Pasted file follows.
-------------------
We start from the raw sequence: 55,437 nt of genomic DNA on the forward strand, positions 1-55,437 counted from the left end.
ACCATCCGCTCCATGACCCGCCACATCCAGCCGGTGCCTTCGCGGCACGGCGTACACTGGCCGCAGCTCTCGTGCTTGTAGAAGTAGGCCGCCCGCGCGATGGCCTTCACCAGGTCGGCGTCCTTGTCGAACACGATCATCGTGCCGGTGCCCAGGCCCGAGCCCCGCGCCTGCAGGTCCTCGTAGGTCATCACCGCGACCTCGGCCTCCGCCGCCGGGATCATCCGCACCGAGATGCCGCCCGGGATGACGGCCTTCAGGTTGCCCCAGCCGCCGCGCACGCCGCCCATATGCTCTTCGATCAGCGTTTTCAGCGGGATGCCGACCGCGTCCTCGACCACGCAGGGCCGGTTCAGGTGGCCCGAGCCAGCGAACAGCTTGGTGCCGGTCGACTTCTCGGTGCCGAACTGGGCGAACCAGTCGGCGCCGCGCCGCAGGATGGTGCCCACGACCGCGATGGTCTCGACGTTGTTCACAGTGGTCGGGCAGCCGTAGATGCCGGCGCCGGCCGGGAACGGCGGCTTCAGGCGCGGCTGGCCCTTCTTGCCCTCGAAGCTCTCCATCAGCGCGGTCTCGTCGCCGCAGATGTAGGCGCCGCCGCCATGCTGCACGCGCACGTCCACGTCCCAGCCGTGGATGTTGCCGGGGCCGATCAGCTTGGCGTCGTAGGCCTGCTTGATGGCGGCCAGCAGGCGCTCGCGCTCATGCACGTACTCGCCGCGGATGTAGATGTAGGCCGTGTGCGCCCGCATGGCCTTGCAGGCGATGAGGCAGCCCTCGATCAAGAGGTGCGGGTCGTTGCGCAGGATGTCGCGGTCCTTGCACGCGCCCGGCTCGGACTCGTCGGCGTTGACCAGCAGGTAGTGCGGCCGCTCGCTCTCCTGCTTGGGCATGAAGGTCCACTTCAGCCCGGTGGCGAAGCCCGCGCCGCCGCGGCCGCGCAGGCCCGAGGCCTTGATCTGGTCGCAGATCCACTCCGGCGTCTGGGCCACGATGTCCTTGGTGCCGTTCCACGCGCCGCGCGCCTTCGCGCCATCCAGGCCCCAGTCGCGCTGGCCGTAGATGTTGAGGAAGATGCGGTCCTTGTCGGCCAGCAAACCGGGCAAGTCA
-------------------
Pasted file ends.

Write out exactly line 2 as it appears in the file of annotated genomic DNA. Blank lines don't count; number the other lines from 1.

ACCATCCGCTCCATGACCCGCCACATCCAGCCGGTGCCTTCGCGGCACGGCGTACACTGGCCGCAGCTCTCGTGCTTGTAGAAGTAGGCCGCCCGCGCGATGGCCTTCACCAGGTCGGCGTCCTTGTCGAACACGATCATCGTGCCGGTGCCCAGGCCCGAGCCCCGCGCCTGCAGGTCCTCGTAGGTCATCACCGCGACCTCGGCCTCCGCCGCCGGGATCATCCGCACCGAGATGCCGCCCGGGATGACGGCCTTCAGGTTGCCCCAGCCGCCGCGCACGCCGCCCATATGCTCTTCGATCAGCGTTTTCAGCGGGATGCCGACCGCGTCCTCGACCACGCAGGGCCGGTTCAGGTGGCCCGAGCCAGCGAACAGCTTGGTGCCGGTCGACTTCTCGGTGCCGAACTGGGCGAACCAGTCGGCGCCGCGCCGCAGGATGGTGCCCACGACCGCGATGGTCTCGACGTTGTTCACAGTGGTCGGGCAGCCGTAGATGCCGGCGCCGGCCGGGAACGGCGGCTTCAGGCGCGGCTGGCCCTTCTTGCCCTCGAAGCTCTCCATCAGCGCGGTCTCGTCGCCGCAGATGTAGGCGCCGCCGCCATGCTGCACGCGCACGTCCACGTCCCAGCCGTGGATGTTGCCGGGGCCGATCAGCTTGGCGTCGTAGGCCTGCTTGATGGCGGCCAGCAGGCGCTCGCGCTCATGCACGTACTCGCCGCGGATGTAGATGTAGGCCGTGTGCGCCCGCATGGCCTTGCAGGCGATGAGGCAGCCCTCGATCAAGAGGTGCGGGTCGTTGCGCAGGATGTCGCGGTCCTTGCACGCGCCCGGCTCGGACTCGTCGGCGTTGACCAGCAGGTAGTGCGGCCGCTCGCTCTCCTGCTTGGGCATGAAGGTCCACTTCAGCCCGGTGGCGAAGCCCGCGCCGCCGCGGCCGCGCAGGCCCGAGGCCTTGATCTGGTCGCAGATCCACTCCGGCGTCTGGGCCACGATGTCCTTGGTGCCGTTCCACGCGCCGCGCGCCTTCGCGCCATCCAGGCCCCAGTCGCGCTGGCCGTAGATGTTGAGGAAGATGCGGTCCTTGTCGGCCAGCAAACCGGGCAAGTCA